Alpha Readers, Beta Readers and Critique Partners, OH MY! What’s the difference? (and why you should know)

“Every role is important. Every reader and early insight are critical to the release of a strong story.”

The further I get into this author journey, the more questions I get asked. Don’t get me wrong, I love answering questions and engaging in any conversation related to writing. There are just some questions that come up more frequently than others—and oftentimes they inspire a blog post.

Like this one.

What’s the difference between an alpha reader, a beta reader, and a critique partner? I regularly see them used interchangeable and it makes me cringe every time. They are, in fact, all unique, and each role is important to the development of a strong story.

Do you need them all? Sometimes yes, and sometimes no! It’s really dependent on your writing process and what works best for you (the author). For what it’s worth though, it’s helpful to have a good grasp on the options out there and when and why you made need each resource.

The Alpha Reader

Simply put, an alpha reader will always come before a beta reader—just like alpha comes before beta in the Greek alphabet. An alpha reader is the first person you’ll share your writing with. For example, if I complete three chapters in my fiction novel, and would like immediate feedback on the unedited manuscript before I progress any further, I’ll reach out to my alpha reader.

An alpha reader is responsible for providing basic feedback about the (in progress) story in general. They read for concepts like awkward dialogue, plot holes, world building inaccuracies, or early issues surrounding a character’s arc. While a beta reader can read for these too, an alpha reader plays an essential role as the story progresses. Alpha readers work with an author as they draft the manuscript.

As an author, my advice is simple. Work with an alpha reader you trust. The first draft of any manuscript is a critical time, but it’s also quite vulnerable. Partner with an alpha reader who will offer honest, but important feedback to keep you motivated and progressing in the story.

The Beta Reader

A beta reader will typically get their hands on a more polished, completed manuscript—long after the alpha reader has had their say in the story. Beta readers are individuals who have an interest in your story, are familiar with the genre, and owe you nothing. In fact, beta readers should be people you do not know because they can share constructive feedback without feeling pressured to keep your feelings from being hurt.

In addition, beta readers agree to answer specific questions for the author. For example:


  • Is this book targeted toward its intended audience?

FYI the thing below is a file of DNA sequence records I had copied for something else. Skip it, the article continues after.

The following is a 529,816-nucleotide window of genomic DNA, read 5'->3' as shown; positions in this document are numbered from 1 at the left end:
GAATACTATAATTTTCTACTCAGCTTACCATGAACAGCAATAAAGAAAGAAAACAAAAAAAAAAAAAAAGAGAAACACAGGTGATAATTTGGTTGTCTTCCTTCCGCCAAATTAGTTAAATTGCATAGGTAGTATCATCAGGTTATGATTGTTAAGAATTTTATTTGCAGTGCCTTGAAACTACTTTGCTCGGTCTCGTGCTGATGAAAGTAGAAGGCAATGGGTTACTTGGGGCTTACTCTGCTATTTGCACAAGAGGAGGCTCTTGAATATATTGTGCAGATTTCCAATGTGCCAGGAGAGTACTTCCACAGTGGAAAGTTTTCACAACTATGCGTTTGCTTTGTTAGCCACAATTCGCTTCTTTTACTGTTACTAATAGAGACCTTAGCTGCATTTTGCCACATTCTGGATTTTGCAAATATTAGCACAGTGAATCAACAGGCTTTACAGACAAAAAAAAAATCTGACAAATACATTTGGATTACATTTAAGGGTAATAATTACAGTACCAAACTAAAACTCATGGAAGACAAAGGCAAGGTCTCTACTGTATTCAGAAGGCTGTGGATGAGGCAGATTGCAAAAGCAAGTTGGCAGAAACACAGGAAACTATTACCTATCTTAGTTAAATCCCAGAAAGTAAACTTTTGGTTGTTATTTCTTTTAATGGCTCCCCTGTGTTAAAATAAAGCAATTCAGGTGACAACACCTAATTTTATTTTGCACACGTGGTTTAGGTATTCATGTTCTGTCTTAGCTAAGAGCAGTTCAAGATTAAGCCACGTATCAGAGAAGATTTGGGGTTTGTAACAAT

• Did you lose interest in reading the manuscript at any point?
  • Were there parts of the manuscript that were confusing to you?  
  • Comment on your overall impression/feeling of the story.


  • Is this book targeted toward its intended audience?
  • Is this book achieving its intended purpose?
  • Did you lose interest in reading the manuscript at any point?
  • Were there parts of the manuscript that were confusing to you?

For more examples of questions you may ask a beta reader, refer to Beta Reading: It’s More Than, “Did You Like It?”  

The Critique Partner  

Last but not least, there are critique partners, often called “CPs” for short. A critique partner is similar to an alpha reader. However, a CP will typically not read an unedited manuscript or follow along with the author chapter by chapter. Rather, a CP will swap a lightly edited manuscript.  

The largest difference between an alpha reader and a critique partner is that a CP will always be another writer (whereas alpha and beta readers are mostly readers, they can still be a writer as well). The partnership is simply established to swap manuscripts and both individuals will help each other work through the stories.  

Special Bonus… the ARC Reader!  

While we’re talking about readers here, let’s also define the ARC reader. The ARC reader represents the first group of individuals who will get to read the final, polished manuscript before a book publishes. ARC = Advanced Reader Copy. Authors often choose a group of select trusted individuals for this role. In exchange for getting the opportunity to have the first set of eyes on a story before publication, ARC readers will prepare an early review and agree to promote the book on the day of its release.  

Every role is important. Every reader and early insight are critical to the release of a strong story. And I, for one, am thankful to everyone who has played a part in my publishing journey so far. If you’re interested in joining my team in any capacity listed above, please reach out to

Published by julienavickas

Julie Navickas is a best-selling and award-winning author of contemporary romance. She has a keen ability to weave heart-wrenching, second-chance stories through relatable characters with humility, humor, and heroism. She has quickly become a top-selling author with Inkspell Publishing.

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